Software security is the idea of engineering software so that it continues to function correctly under malicious attack. Some open-source software code unfortunately poses security risks.
‘Heartbleed’ is a security bug disclosed in April 2014 in the OpenSSL cryptography library, which is a widely used implementation of the Transport Layer Security (TLS) protocol. Heartbleed may be exploited regardless of whether the party using a vulnerable OpenSSL instance for TLS is a server or a client.
In early 2015, a bug titled ‘Ghost’ was found. It is a ‘buffer overflow’ bug affecting the gethostbyname() and gethostbyname2() function calls in the glibc library. This vulnerability allows a remote attacker, who is able to make an application call to either of these functions, to execute arbitrary code with the permissions of the user running the application.
Just like software design, development, test and release with proprietary software code, open-source software can also pose some operational type issues to companies. One company found that the open-source governance tool’s DB was outdated and the vendor in this case needed to update recent released packages in Git.
Another company found that its engineering team was manipulating a source code scanning tool in order to bypass its own open-source software checks.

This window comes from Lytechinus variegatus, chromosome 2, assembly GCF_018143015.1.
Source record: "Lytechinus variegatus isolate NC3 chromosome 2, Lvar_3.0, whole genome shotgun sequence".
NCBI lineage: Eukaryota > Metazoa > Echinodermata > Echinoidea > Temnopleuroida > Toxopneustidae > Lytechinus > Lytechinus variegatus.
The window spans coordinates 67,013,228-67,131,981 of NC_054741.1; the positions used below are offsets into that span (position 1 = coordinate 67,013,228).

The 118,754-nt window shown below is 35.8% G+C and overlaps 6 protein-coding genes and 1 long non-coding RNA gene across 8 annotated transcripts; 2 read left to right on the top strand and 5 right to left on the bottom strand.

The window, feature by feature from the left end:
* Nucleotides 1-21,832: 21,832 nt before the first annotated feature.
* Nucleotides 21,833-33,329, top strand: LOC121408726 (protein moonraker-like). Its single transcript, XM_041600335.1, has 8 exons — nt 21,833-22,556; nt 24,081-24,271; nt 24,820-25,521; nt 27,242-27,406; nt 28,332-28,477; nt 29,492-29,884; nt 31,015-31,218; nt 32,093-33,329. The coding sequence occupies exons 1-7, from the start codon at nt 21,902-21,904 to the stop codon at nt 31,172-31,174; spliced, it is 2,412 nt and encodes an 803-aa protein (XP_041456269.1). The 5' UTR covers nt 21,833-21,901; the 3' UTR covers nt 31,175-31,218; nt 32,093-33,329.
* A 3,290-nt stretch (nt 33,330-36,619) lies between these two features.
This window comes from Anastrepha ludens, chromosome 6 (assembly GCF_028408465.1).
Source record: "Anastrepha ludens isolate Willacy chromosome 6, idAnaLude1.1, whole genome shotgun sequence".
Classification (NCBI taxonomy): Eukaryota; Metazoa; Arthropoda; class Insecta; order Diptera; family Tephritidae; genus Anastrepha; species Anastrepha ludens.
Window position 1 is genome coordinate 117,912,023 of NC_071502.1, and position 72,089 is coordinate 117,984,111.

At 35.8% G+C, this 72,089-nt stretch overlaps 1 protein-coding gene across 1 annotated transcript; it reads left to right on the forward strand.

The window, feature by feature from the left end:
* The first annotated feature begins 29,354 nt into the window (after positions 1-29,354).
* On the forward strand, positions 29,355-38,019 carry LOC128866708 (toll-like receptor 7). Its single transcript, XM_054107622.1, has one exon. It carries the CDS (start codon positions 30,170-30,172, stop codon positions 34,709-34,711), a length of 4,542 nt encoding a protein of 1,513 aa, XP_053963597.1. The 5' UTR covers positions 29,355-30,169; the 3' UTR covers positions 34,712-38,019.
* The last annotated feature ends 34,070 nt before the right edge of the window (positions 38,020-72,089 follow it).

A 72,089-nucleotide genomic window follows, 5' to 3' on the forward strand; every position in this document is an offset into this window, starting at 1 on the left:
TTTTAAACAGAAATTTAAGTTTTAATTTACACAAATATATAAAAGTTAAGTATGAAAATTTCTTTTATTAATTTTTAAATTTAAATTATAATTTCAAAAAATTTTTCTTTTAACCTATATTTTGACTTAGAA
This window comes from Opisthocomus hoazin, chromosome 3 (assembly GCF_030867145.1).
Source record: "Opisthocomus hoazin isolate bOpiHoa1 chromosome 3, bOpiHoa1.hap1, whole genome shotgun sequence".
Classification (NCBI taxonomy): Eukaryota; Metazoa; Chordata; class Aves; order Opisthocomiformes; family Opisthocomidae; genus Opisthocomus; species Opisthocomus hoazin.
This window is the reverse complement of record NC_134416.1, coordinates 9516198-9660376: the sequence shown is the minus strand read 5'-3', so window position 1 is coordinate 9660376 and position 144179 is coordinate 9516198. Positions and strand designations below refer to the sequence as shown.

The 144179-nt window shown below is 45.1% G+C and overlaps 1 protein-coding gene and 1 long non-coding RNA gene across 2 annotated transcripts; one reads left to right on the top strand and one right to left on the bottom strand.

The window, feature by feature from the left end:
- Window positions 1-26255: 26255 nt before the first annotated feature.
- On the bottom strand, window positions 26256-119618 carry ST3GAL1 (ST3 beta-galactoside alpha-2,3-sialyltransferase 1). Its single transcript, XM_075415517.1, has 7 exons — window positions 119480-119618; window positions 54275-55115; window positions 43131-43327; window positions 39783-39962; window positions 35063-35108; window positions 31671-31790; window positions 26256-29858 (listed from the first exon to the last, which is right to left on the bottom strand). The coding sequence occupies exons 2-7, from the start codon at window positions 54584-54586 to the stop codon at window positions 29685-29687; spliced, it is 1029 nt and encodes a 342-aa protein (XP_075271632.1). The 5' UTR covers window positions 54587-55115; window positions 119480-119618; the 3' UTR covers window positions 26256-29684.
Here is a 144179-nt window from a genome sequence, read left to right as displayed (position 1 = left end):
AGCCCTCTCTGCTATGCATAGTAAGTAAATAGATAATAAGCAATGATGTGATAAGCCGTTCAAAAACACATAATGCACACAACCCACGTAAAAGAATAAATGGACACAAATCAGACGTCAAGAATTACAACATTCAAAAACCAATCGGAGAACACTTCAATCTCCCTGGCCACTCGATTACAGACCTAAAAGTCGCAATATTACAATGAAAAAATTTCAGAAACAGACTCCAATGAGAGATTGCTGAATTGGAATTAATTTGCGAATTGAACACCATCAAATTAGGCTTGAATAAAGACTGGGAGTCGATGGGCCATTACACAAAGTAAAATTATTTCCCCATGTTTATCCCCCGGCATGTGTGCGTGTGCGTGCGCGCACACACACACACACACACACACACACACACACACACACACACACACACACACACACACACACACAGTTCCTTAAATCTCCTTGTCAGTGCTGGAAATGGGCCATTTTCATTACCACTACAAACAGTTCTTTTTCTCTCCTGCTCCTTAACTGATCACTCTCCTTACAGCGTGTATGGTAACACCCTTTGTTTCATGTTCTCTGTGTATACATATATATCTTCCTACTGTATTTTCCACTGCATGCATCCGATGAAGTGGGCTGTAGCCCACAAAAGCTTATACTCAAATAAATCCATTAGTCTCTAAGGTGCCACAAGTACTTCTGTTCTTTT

If a company is contributing open-source code back into the open-source community then is that company hosting the source code on a server that it controls and operates, or is that server operated by a third party with whom there is an explicit arrangement in place?
Some firms concentrate so much on the module or program itself, that they neglect any associated software tools…
Software tools can sometimes pose some operational challenges. Some firms concentrate so much on the module or program itself, that they neglect any associated software tools which may also be governed by the same open-source software license.
Open-source software licenses do not require the user to click an “I Accept” button. This makes it all the more risky when downloading any open-source software, as the general impression is formed that the downloaded software is indeed free and that it can be used without any obligations. This makes the likelihood of open-source software silently entering into a company’s codebase very high indeed.
Open-source software, if not handled properly, can have an adverse impact on the business.